Harvesting resources on Mars with plasmas

Carbon dioxide plasma created at the Laboratoire de Physique des Plasmas, Ecole Polytechnique in France and used in the research on harnessing and processing local resources to generate products on Mars.
Credit: Olivier Guaitella

A plasma-based method may one day convert carbon dioxide into oxygen and produce fuels, fertilizers on the red planet.

An international team of researchers came up with a plasma-based way to produce and separate oxygen within the Martian environment. It’s a complementary approach to NASA’s Mars Oxygen In-Situ Resource Utilization Experiment, and it may deliver high rates of molecule production per kilogram of instrumentation sent to space.

Such a system could play a critical role in the development of life-support systems on Mars and the feedstock and base chemicals necessary for processing fuels, building materials, and fertilizers.

In the Journal of Applied Physics, from AIP Publishing, the team from the University of Lisbon, the Massachusetts Institute of Technology, Sorbonne University, Eindhoven University of Technology, and the Dutch Institute for Fundamental Energy Research presented a method for harnessing and processing local resources to generate products on Mars. Natural conditions on the red planet are nearly ideal for in situ resource utilization by plasmas, since the atmosphere is primarily formed by carbon dioxide that can be split to produce oxygen and its pressure is favorable for plasma ignition.

Two big hurdles stand in the way of producing oxygen on Mars.

“First, the decomposition of carbon dioxide molecules to extract oxygen. It’s a very difficult molecule to break,” said author Vasco Guerra, of the University of Lisbon. “Second, the separation of the produced oxygen from a gas mixture that also contains, for example, carbon dioxide and carbon monoxide. We’re looking at these two steps in a holistic way to solve both challenges at the same time. This is where plasmas can help.”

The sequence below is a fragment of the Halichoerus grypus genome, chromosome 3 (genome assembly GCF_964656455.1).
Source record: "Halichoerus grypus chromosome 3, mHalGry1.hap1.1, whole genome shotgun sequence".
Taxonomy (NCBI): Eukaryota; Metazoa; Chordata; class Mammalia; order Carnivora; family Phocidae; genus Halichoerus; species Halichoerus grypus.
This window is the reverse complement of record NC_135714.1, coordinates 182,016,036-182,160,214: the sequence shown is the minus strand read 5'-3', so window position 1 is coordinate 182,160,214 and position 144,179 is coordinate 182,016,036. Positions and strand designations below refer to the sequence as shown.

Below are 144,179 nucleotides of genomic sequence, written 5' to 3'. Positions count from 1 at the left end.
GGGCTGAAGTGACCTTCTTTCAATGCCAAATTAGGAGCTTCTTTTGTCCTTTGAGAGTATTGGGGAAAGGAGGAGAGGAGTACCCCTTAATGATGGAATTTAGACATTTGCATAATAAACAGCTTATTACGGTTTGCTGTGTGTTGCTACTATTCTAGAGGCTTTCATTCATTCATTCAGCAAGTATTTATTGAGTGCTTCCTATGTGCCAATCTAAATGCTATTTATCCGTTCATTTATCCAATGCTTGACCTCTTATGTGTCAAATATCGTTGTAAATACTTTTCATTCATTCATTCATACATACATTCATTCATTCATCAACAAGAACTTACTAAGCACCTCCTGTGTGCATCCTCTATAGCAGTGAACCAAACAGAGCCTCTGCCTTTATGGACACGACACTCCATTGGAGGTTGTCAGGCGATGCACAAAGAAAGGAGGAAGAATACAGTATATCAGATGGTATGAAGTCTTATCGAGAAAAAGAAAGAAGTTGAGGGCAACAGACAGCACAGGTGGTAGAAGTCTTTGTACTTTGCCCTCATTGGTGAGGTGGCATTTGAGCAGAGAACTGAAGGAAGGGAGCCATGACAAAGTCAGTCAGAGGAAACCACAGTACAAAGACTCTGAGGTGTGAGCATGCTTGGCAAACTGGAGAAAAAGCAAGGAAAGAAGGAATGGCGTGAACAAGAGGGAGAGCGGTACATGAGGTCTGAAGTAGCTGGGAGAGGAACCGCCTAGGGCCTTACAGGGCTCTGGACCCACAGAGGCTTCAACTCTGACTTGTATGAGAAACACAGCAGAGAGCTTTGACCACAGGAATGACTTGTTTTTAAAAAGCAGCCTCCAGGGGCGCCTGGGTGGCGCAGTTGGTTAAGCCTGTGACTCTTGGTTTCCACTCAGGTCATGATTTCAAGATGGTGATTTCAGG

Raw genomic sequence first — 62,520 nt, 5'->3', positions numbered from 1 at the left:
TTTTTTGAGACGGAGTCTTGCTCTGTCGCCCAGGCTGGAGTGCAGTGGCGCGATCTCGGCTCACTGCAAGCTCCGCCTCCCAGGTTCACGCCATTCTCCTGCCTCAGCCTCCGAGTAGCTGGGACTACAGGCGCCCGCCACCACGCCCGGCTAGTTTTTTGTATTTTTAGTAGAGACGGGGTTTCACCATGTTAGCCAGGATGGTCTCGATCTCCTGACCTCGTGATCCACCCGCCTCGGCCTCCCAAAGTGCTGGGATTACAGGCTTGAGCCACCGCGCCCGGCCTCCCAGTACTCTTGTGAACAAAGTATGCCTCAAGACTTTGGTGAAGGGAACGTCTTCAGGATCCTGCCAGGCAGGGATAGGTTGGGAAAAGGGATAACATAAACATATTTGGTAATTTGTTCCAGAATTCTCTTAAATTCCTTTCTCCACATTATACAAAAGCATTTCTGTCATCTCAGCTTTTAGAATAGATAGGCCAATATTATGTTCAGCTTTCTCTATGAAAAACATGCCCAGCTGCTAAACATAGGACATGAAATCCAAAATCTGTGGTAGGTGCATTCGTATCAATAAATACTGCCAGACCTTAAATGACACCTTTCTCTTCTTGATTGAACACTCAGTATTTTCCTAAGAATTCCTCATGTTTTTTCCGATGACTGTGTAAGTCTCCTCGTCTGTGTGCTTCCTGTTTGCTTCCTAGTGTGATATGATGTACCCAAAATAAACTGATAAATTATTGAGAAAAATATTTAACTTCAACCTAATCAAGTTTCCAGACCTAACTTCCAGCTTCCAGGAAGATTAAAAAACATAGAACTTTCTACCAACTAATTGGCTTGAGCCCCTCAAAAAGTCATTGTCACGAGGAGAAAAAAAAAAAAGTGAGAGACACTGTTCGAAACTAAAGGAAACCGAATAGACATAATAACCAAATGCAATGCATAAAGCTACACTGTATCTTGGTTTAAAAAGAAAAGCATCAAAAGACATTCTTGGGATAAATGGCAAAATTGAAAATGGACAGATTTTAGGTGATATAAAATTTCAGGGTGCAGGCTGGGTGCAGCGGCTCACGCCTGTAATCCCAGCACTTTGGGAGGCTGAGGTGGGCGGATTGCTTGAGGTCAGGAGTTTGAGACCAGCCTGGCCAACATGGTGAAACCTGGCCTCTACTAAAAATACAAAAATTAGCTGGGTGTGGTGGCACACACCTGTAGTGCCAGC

Plasma is the fourth natural state of matter, and it contains free charged particles, such as electrons and ions. Electrons are light and easily accelerated up to very high energies with electric fields.

“When bulletlike electrons collide with a carbon dioxide molecule, they can directly decompose it or transfer energy to make it vibrate,” Guerra said. “This energy can be channeled, to a large extent, into carbon dioxide decomposition. Together with our colleagues in France and the Netherlands, we experimentally demonstrated the validity of these theories. Moreover, the heat generated in the plasma is also beneficial for the separation of oxygen.”

Oxygen is key to creating a breathable environment, as well as the starting point to produce fuels and fertilizers for future Martian agriculture. Local production of fuels will be important for future missions. All are essential for future human settlement on Mars.

By dissociating carbon dioxide molecules to produce green fuels and recycle chemicals, the plasma technology may also aid in addressing climate change on Earth.

The article “Plasmas for in-situ resource utilization on Mars: Fuels, life support, and agriculture” is authored by V. Guerra, T. Silva, N. Pinãho, Olivier Guaitella, Carmen Guerra-Garcia, Floran Peeters, Mihailis Tsampas, and Mauritius C.M. van de Sanden. The article will appear in the Journal of Applied Physics on August 16, 2022 (DOI: 10.1063/5.0098011). After that date, it can be accessed at https://aip.scitation.org/doi/10.1063/5.0098011.


The Journal of Applied Physics is an influential international journal publishing significant new experimental and theoretical results in all areas of applied physics. See https://aip.scitation.org/journal/jap.

Journal: Journal of Applied Physics
DOI: 10.1063/5.0098011
Article Title: Plasmas for in-situ resource utilization on Mars: Fuels, life support, and agriculture
Article Publication Date: 16-Aug-2022

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Wendy Beatty
American Institute of Physics

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